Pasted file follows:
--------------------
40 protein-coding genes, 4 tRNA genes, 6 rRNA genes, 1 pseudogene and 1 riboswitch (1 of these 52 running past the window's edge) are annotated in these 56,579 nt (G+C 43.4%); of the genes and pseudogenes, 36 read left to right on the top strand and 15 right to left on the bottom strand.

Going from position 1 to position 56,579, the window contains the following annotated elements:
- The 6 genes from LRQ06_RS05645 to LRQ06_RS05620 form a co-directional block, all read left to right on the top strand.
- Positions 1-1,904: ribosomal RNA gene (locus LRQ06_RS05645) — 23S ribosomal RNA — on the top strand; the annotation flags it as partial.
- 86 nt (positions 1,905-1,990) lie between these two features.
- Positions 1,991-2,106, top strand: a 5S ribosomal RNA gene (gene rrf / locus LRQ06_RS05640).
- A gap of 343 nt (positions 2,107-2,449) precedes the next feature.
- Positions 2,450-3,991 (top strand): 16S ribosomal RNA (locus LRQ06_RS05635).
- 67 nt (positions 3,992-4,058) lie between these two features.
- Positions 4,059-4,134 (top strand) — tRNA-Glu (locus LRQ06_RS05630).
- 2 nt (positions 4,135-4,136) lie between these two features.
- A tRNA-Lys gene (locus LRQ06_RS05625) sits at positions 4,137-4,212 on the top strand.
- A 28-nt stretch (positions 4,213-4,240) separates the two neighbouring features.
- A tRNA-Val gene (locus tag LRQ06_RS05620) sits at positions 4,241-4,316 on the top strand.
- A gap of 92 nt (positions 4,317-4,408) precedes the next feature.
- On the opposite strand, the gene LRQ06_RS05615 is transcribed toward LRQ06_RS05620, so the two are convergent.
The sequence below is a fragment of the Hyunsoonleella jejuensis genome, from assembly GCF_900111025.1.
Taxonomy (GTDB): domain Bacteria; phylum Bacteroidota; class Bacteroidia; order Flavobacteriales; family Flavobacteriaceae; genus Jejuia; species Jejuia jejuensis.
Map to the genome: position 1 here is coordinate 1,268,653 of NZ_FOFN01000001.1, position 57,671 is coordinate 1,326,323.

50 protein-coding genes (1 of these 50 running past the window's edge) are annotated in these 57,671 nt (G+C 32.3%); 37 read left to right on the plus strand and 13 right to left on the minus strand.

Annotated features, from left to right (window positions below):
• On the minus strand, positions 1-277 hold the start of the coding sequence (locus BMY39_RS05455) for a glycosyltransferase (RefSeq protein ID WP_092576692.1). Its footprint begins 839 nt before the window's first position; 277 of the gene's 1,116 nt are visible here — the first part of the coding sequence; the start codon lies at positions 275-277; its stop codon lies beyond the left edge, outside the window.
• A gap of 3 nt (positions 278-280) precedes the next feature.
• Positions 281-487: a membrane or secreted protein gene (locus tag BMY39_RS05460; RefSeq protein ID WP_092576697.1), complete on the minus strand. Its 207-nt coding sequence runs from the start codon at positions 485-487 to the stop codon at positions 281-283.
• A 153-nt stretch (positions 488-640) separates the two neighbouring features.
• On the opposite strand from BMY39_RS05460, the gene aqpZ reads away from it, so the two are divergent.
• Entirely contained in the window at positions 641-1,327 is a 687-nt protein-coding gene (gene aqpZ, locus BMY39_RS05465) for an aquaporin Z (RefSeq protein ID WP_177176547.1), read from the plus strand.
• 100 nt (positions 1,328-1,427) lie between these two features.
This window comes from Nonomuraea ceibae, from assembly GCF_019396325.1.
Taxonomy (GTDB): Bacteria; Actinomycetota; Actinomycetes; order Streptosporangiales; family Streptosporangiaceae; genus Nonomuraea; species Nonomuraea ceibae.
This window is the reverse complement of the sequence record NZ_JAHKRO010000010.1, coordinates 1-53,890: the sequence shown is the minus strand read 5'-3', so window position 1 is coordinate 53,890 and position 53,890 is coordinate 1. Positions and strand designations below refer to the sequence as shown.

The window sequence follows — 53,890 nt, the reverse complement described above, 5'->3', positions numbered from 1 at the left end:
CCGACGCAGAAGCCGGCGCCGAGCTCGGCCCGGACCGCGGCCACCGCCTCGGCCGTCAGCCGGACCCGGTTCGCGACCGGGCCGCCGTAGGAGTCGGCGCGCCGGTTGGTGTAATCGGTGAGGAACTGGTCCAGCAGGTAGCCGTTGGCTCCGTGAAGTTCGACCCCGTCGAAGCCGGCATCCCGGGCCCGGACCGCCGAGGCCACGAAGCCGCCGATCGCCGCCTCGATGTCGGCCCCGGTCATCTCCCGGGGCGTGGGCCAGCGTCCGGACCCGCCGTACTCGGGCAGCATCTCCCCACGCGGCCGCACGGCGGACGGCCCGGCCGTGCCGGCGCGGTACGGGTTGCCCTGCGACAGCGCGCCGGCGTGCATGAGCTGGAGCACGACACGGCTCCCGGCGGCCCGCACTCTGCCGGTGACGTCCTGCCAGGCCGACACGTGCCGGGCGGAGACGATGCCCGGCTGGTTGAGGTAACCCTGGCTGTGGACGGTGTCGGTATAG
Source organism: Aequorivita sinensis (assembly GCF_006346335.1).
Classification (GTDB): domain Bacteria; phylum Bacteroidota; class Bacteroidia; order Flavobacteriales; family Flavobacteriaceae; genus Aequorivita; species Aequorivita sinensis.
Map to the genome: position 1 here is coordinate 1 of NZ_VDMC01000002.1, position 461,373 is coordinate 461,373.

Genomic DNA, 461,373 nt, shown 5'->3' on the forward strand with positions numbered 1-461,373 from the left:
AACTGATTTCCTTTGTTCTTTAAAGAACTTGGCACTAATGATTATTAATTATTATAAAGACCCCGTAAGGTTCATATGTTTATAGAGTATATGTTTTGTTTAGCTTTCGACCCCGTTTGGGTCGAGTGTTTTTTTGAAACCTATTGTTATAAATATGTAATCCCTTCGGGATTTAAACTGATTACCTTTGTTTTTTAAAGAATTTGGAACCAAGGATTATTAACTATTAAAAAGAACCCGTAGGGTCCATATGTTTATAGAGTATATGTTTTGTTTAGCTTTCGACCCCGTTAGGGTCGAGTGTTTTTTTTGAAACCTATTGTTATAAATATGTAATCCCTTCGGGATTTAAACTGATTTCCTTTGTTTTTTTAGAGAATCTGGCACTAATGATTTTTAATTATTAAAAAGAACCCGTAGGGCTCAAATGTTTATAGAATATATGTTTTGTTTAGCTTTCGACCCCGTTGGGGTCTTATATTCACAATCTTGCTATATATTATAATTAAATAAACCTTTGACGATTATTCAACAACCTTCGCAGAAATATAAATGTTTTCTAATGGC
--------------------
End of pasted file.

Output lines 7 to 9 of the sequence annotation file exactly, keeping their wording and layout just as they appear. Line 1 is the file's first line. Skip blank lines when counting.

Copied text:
- A gap of 343 nt (positions 2,107-2,449) precedes the next feature.
- Positions 2,450-3,991 (top strand): 16S ribosomal RNA (locus LRQ06_RS05635).
- 67 nt (positions 3,992-4,058) lie between these two features.